On Wednesday and Thursday of last week, 16 – 17 June 2021, the 50/50 by 2030 Foundation hosted its inaugural symposium, ‘Equals Now’ at the University of Canberra. In today’s post, Laura Davy (@LauraKDavy) and Briony Lipton (@briony_lipton) reflect on the key themes and highlights from this excellent 2-day conference.
The 50/50 by 2030 Foundation is based out of the University of Canberra. Its Founding Director was Virginia Haussegger AM and it is now Co-Directed by Professor Kim Rubenstein and Trish Bergin.
The Foundation’s inaugural symposium, Equals Now, brought together academics, public servants, journalists, and other public commentators to discuss practical strategies for achieving women’s equal representation in leadership positions – and to discuss the challenges that need to be overcome to achieve such a goal, such as the presence of deep structural inequality, the vagaries of political will, and the insidious influence of undermining social norms and biases.
The symposium was structured around three broad themes – share the load, share the power, and share the benefits. Within these themes, the topics explored over the two days ranged from sexism, harassment and unequal pay in the workplace to the disadvantages that flow from the inequitable distribution of domestic and caregiving responsibilities to the potential of feminist critique to transform our basic public institutions such as parliament and the law.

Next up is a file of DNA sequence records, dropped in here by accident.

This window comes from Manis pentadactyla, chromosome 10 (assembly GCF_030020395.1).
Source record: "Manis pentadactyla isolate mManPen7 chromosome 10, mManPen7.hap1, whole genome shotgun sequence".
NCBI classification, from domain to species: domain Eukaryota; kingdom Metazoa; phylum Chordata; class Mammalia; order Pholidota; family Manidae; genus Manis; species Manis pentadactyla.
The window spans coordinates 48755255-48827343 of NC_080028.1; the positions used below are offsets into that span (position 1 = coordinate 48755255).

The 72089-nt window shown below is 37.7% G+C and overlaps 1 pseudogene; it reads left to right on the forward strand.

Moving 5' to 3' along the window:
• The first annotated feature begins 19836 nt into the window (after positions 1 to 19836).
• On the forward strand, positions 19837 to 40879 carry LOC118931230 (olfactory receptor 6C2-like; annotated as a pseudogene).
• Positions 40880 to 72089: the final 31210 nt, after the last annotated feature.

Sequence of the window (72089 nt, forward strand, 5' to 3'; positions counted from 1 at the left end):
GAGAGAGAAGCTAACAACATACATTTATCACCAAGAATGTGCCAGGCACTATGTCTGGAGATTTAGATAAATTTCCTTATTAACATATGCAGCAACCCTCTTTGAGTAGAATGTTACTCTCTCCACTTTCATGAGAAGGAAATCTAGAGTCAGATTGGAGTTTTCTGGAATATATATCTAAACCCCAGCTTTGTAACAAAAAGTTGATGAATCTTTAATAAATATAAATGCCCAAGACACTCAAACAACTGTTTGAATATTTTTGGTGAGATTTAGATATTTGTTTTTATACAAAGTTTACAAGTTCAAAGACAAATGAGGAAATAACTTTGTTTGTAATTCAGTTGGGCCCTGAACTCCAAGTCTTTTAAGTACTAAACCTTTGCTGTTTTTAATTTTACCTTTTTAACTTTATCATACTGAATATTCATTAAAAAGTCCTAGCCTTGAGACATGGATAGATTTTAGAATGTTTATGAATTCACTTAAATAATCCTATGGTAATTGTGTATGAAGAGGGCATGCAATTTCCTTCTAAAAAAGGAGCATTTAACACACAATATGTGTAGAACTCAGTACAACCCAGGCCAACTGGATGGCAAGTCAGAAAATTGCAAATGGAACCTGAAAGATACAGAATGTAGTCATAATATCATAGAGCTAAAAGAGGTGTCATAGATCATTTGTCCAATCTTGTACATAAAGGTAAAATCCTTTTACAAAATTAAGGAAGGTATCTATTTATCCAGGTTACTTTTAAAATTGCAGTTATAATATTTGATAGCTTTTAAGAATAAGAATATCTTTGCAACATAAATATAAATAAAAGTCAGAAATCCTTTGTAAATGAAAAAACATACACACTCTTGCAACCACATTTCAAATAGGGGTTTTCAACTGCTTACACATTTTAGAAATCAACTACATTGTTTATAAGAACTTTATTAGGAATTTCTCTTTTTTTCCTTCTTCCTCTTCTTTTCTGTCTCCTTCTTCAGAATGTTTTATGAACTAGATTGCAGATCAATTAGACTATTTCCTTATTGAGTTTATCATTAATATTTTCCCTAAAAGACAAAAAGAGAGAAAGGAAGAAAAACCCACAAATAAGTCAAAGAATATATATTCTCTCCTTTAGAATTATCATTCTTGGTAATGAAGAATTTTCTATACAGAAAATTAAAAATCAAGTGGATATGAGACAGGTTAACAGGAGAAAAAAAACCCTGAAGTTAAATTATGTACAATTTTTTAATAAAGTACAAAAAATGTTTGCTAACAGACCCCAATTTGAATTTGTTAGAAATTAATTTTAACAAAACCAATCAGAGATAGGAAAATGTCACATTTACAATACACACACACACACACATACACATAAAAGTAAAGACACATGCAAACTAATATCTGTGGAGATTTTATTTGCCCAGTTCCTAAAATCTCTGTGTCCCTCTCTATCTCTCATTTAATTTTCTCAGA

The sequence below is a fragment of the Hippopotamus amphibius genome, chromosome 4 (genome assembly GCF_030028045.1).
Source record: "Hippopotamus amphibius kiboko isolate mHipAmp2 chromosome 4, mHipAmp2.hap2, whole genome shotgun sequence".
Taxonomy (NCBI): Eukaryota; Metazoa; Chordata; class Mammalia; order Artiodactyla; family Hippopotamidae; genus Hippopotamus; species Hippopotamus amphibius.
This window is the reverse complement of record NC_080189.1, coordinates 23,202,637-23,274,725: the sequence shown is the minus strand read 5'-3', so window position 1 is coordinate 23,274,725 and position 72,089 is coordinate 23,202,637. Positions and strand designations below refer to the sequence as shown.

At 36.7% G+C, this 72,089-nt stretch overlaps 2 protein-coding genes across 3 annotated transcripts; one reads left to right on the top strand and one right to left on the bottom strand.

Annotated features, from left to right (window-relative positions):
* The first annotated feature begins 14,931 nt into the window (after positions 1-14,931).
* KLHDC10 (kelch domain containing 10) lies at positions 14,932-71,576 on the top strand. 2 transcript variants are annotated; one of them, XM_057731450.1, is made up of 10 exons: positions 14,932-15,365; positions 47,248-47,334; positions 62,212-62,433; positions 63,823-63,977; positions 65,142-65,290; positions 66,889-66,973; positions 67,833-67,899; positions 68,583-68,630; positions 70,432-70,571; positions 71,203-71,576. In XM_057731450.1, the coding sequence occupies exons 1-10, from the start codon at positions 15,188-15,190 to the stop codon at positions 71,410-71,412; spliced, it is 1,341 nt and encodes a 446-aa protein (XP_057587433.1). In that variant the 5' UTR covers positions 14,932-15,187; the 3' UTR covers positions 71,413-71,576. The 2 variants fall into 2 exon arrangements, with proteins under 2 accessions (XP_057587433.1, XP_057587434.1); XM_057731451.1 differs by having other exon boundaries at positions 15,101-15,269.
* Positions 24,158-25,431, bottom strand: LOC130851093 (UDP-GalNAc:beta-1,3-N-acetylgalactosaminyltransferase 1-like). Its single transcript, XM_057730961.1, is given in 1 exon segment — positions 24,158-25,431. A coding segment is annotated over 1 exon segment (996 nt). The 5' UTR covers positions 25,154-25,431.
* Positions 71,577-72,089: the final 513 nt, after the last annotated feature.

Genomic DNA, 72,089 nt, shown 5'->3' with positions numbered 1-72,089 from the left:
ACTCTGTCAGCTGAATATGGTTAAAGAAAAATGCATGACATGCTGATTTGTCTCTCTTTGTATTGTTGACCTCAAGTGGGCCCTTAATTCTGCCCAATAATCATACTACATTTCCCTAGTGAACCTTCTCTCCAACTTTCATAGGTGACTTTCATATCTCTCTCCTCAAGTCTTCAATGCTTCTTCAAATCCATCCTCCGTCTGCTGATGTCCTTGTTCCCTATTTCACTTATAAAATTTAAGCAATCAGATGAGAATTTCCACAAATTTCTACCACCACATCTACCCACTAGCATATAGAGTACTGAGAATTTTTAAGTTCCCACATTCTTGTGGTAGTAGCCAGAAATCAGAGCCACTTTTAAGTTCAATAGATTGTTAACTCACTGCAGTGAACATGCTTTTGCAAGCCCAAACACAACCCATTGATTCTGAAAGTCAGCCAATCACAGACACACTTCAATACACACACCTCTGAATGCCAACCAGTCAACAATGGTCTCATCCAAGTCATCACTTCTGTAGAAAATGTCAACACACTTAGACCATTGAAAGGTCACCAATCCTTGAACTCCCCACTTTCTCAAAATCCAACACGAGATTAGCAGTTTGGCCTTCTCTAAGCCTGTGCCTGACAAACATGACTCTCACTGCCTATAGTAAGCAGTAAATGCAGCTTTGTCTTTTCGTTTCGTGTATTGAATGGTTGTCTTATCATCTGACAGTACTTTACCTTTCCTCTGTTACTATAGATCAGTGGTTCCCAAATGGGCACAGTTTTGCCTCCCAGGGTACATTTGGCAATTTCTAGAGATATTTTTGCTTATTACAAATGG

Each panel and session of the symposium also grappled with broader, reoccurring themes of the continued prevalence of deeply sexist societal systems, striking a balance between individual and institutional responsibility, acknowledging the compromises and choices that allow us to survive and flourish within those systems, and the strong need to challenge those systems in more radical ways as part of a broader movement for change. Another key message to emerge in the proceedings was how 50/50 representation is not enough – for many presenters and attendees the ultimate goal was transforming institutions – but greater parity of representation is often the first step on the road to this broader mission. It is perhaps only through a critical mass of diversity in positions of power and influence that this deeper transformative work can be done effectively.
Some of the things about this conference that were particularly great included:
An interdisciplinary and diverse array of speakers from inside and outside of academia
A short (under 10 minute) timeframe for individual presentations, which made for a fast-paced and engaging sequence of speeches
Professional conference organisation that almost seamlessly facilitated both online and in-person modes of participation and interaction (a real feat in these pandemic times)
An effective ‘table-based discussion’ Q&A format that enabled particularly rich in person discussion and acted as a reminder of how precious impromptu face-to-face interactions are
Indefatigable MC-ing by journalist Ginger Gorman, recently appointed Editor of BroadAgenda (@BroadAgenda5050), and
A lovely reception for those lucky enough to attend in person (complete with delightful doggos) at the Residence of University of Canberra Vice-Chancellor Professor Paddy Nixon.
Kim Rubenstein, Co-Director of the 5050 Foundation, concluded the symposium with the following words – “research is essential in order to create social change” – words which are also deeply relevant to the mission of Power to Persuade. The rich engagements embodied in this symposium between researchers and practitioners are key to mobilising research insights in ways that produce real impact.
Interested readers can follow more reflections on the conference by looking up the Twitter hashtags: #EqualsNOW #sharetheload #sharethepower #sharethebenefits
Re-posted with full permission.